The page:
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Acoustic orientation of a parasitoid fly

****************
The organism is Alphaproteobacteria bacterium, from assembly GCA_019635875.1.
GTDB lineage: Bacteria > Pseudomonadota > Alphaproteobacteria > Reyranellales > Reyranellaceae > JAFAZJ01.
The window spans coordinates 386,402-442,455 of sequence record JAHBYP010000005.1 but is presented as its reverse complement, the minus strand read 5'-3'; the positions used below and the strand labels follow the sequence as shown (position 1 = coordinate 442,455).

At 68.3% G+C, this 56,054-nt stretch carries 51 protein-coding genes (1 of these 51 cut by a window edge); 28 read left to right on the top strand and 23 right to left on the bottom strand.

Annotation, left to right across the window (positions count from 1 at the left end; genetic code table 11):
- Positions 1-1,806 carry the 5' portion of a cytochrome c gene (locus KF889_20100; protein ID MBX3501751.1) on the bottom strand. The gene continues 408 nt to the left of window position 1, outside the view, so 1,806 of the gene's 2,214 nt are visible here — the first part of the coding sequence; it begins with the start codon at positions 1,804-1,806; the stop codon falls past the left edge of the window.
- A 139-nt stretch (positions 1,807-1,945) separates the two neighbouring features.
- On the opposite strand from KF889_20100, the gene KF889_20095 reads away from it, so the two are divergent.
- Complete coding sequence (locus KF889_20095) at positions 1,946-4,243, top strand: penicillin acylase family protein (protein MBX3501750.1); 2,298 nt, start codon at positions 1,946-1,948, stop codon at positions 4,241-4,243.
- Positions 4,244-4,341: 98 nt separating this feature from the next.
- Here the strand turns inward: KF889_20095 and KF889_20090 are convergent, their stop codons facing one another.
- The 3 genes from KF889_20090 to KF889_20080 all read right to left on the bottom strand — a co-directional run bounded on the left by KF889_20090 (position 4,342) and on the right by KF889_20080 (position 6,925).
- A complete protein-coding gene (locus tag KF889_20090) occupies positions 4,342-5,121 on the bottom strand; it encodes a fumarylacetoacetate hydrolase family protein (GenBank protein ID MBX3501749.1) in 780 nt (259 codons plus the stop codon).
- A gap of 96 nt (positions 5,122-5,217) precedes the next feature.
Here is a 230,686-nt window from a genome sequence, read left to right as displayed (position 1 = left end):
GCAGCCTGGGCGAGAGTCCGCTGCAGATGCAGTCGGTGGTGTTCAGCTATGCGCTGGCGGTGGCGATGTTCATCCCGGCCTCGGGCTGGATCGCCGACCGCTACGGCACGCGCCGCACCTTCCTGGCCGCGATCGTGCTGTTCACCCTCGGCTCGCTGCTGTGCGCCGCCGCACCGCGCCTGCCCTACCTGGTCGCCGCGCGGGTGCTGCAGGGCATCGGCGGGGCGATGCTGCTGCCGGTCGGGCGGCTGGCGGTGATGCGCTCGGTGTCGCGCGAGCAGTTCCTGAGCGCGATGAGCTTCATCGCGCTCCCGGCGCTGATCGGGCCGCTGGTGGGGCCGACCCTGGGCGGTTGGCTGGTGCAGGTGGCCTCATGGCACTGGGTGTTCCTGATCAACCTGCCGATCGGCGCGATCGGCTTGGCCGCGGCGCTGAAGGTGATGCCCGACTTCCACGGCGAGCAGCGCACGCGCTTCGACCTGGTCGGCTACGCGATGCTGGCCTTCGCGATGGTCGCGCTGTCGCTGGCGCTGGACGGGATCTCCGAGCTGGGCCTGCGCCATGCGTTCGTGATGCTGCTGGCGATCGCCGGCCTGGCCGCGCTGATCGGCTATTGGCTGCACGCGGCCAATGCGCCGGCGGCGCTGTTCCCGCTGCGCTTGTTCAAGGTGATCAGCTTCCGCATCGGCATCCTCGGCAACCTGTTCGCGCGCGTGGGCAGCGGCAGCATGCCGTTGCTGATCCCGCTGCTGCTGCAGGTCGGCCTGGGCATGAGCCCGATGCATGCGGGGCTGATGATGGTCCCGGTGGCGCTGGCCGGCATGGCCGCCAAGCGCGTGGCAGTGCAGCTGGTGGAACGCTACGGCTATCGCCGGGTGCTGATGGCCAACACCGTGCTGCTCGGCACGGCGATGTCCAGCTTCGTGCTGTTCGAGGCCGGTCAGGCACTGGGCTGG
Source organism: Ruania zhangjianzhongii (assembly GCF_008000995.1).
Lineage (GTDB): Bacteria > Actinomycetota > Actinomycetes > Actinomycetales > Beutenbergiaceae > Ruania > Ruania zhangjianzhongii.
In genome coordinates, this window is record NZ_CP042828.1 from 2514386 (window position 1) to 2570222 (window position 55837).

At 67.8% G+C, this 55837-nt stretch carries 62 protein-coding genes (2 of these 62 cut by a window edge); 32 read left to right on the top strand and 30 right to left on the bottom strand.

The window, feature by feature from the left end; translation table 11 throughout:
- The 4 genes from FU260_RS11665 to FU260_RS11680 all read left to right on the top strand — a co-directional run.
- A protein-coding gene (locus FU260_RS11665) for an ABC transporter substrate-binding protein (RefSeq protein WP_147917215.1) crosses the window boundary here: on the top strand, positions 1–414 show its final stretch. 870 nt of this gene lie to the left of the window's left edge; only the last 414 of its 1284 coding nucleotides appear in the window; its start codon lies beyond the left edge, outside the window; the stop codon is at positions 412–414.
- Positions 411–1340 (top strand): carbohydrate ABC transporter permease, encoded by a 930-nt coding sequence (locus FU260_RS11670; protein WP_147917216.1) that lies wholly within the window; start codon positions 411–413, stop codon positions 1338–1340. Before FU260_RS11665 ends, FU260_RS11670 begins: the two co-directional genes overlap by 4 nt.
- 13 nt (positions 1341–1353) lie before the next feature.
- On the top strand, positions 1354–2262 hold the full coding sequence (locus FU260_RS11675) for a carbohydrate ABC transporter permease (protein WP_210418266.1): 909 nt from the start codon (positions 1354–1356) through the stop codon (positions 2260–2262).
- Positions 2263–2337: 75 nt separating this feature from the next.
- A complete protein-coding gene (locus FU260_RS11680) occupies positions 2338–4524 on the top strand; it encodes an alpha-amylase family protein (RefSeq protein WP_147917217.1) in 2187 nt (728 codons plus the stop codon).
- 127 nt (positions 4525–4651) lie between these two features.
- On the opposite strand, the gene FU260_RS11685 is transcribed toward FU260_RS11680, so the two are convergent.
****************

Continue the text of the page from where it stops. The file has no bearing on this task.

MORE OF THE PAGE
Okanagana rimosa is a common cicada of wooded habitats in Northern Michigan including areas close to the Biological Station. Males of the cicada O. rimosa produce calling sounds to attract female cicadas for reproduction. This signal is uniquely overheard by the parasitoid fly Emblemasoma auditrix. The female fly locates the cicada by the signal and infests the male with a larva. The larva feeds inside the cicada and eventually kills it. The research project focuses on the sensory ecology of both species in respect their auditory orientation capabilities. Besides the biological interaction of both species, the acoustic orientation capabilities are of high interest. The fly, as well as the female cicada, have to be able to locate the male cicada in a three-dimensional space. Almost nothing is known about possible mechanisms for this acoustic orientation. Therefore field experiments should give a first indication about the process. Field experiments are uniquely possible in the habitats near the Biological Station. The field experiments are accompanied by phonotaxis tests in the laboratory.